From the Autavia, you’ll notice a similar overall style in the combination of the dive bezel with the triple sub-dials; while the Bundeswehr’s influence is seen not only in the bezel and chronograph combination but also in the minute ring and Arabic numerals. From the “Viggen” (which we covered a modern re-issue of by Siduna last August), we again see a similar configuration between the bezel, chronograph, and hour markers, but now with an additional military tightness not seen on the clunkier Heuer models. Finally, we see the influence of other watches like the iconic Porsche Design chronographs in smaller details such as the matte PVD design found on the Corbeau 3, or a Jaeger-LeCoultre Diver in the syringe hands, or an Omega Speedmaster in the curvature of the lugs.

What’s unique about the Corbeau is how the brand brings all of these elements together in a single model to create a modernized military style watch like few others on the market today, especially in this price point. Between the combination of colors, faux patinas, hands, numerals, and the steel case housing it all, the Corbeau is offering a memorable take on a traditional mil-spec style watch. This is all done in combination with a few extra details that are becoming hallmarks of the Nezumi brand, like in the style of the bezel, the thick hands of the sub-dials, the Mecha-Quartz movement, the various color options, and the case with its lugs and engraved case back. I might have included the Speedmaster-style seconds counter with the brand’s logo used as a counterweight, like that seen on the Voiture, to add to the unique style of the company, but I suppose the plain pointer is more honest to the Corbeau’s vintage influences.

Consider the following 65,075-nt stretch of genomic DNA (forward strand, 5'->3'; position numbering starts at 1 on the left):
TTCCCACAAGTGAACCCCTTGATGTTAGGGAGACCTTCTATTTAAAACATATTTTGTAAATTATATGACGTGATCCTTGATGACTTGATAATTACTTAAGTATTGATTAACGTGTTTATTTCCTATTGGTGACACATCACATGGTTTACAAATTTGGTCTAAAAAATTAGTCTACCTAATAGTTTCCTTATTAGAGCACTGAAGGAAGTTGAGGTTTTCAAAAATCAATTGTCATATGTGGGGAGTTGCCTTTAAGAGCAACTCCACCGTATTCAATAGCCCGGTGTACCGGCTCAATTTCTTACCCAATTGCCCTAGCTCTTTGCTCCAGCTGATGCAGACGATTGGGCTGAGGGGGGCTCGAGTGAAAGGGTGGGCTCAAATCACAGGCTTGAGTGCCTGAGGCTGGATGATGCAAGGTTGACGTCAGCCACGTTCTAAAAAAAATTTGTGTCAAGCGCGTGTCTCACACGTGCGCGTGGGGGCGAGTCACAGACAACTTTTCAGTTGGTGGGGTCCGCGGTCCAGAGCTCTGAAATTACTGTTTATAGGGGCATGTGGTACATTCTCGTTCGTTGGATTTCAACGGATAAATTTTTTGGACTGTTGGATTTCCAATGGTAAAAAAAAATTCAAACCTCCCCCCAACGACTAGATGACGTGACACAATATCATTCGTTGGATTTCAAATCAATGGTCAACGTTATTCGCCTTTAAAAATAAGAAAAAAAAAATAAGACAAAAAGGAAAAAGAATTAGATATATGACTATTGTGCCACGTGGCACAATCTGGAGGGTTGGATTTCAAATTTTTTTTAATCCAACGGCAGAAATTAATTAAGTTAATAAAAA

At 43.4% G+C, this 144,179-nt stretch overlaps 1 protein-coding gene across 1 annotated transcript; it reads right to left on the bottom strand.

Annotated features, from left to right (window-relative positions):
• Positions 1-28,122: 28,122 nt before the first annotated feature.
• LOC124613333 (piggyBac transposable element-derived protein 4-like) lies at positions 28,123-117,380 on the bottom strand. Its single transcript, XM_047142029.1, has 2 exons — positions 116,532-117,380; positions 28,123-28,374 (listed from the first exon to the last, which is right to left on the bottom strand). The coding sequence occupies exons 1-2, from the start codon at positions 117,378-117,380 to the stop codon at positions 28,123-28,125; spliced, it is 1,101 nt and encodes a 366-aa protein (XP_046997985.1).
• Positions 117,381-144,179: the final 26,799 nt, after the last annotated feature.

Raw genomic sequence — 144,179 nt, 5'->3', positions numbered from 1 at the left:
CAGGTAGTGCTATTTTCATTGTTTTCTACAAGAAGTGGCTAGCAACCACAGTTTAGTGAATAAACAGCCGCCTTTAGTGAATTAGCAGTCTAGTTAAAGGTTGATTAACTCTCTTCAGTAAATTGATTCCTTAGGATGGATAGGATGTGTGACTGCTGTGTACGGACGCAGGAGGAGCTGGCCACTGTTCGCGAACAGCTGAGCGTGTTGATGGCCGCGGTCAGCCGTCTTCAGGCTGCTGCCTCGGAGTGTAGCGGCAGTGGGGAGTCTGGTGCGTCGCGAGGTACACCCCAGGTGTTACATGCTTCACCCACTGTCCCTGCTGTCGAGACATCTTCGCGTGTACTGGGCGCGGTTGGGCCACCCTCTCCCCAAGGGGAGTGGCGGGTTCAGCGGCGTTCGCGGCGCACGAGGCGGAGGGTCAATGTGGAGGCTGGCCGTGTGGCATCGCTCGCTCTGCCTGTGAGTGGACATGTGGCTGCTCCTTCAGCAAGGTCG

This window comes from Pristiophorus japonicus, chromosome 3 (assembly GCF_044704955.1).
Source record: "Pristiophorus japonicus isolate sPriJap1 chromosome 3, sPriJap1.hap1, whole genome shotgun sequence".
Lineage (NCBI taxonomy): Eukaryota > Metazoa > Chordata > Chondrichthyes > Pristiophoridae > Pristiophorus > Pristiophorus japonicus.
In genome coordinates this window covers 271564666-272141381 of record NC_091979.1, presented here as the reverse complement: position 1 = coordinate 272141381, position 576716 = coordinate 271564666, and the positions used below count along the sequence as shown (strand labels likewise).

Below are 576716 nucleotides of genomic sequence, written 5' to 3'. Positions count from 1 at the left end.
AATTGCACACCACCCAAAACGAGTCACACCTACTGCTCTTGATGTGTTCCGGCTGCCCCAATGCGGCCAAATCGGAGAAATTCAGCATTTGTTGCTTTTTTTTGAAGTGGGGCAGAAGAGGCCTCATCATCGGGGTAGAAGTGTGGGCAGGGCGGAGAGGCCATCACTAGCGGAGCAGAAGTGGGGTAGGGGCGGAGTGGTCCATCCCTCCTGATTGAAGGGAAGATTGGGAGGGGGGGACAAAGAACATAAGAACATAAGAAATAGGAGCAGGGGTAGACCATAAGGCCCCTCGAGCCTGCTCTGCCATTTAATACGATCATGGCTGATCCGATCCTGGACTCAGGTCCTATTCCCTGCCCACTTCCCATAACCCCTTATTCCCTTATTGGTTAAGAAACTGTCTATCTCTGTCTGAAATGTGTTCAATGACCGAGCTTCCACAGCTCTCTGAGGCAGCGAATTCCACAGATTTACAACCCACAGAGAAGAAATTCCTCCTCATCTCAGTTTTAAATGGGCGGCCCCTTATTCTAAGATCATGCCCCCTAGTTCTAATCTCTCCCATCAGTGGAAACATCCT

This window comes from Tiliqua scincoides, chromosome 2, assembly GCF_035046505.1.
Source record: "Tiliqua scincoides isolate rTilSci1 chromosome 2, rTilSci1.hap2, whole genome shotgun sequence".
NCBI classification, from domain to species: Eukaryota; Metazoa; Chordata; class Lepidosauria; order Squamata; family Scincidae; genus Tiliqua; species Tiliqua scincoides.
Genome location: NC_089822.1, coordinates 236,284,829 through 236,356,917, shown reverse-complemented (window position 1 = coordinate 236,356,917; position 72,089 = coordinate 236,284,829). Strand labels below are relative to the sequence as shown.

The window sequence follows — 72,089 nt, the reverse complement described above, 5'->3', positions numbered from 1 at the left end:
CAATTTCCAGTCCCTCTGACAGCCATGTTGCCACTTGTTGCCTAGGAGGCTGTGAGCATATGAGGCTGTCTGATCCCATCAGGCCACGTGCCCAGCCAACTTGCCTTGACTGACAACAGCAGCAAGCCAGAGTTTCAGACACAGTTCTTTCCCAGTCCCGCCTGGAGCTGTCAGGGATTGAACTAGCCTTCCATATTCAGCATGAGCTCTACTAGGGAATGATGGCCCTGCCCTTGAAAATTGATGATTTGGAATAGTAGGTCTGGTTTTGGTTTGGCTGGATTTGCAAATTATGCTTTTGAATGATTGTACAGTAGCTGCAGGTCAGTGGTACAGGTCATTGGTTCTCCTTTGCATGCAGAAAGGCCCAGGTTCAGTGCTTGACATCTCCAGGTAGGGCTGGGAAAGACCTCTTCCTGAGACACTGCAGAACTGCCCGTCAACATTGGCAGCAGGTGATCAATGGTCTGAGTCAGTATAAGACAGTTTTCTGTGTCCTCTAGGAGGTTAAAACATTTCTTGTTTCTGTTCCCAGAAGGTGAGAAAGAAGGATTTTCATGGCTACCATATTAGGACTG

The reason a lot of writers and enthusiasts like Nezumi is foremost because the young brand’s ability to remix an era of watch genre — mil-spec aviation watches in the case of the Corbeau — with modern technology and unique, brand-specific designs. On top of this, the brand is beginning to become consistent in some of the pieces it uses in its watches, like the style of the sub-dials, hands, and caseback, or even less noticeably in the hybrid Seiko movement, which cuts the price of the model considerably, making it more accessible overall.

For the most recent article in the “Vintage Eye” series, in which we compare the DOXA SUB Searambler “Silver Lung” to its historical counterparts, click here.

Caleb Anderson is a freelance writer with a primary focus on vintage watches. Since first discovering horology, he has garnered extensive knowledge in the field and spends much of his time sharing his opinions among other writers, collectors, and dealers. Currently located near New York City, he is a persistent student in all things historical, a writer on many topics, and a casual runner.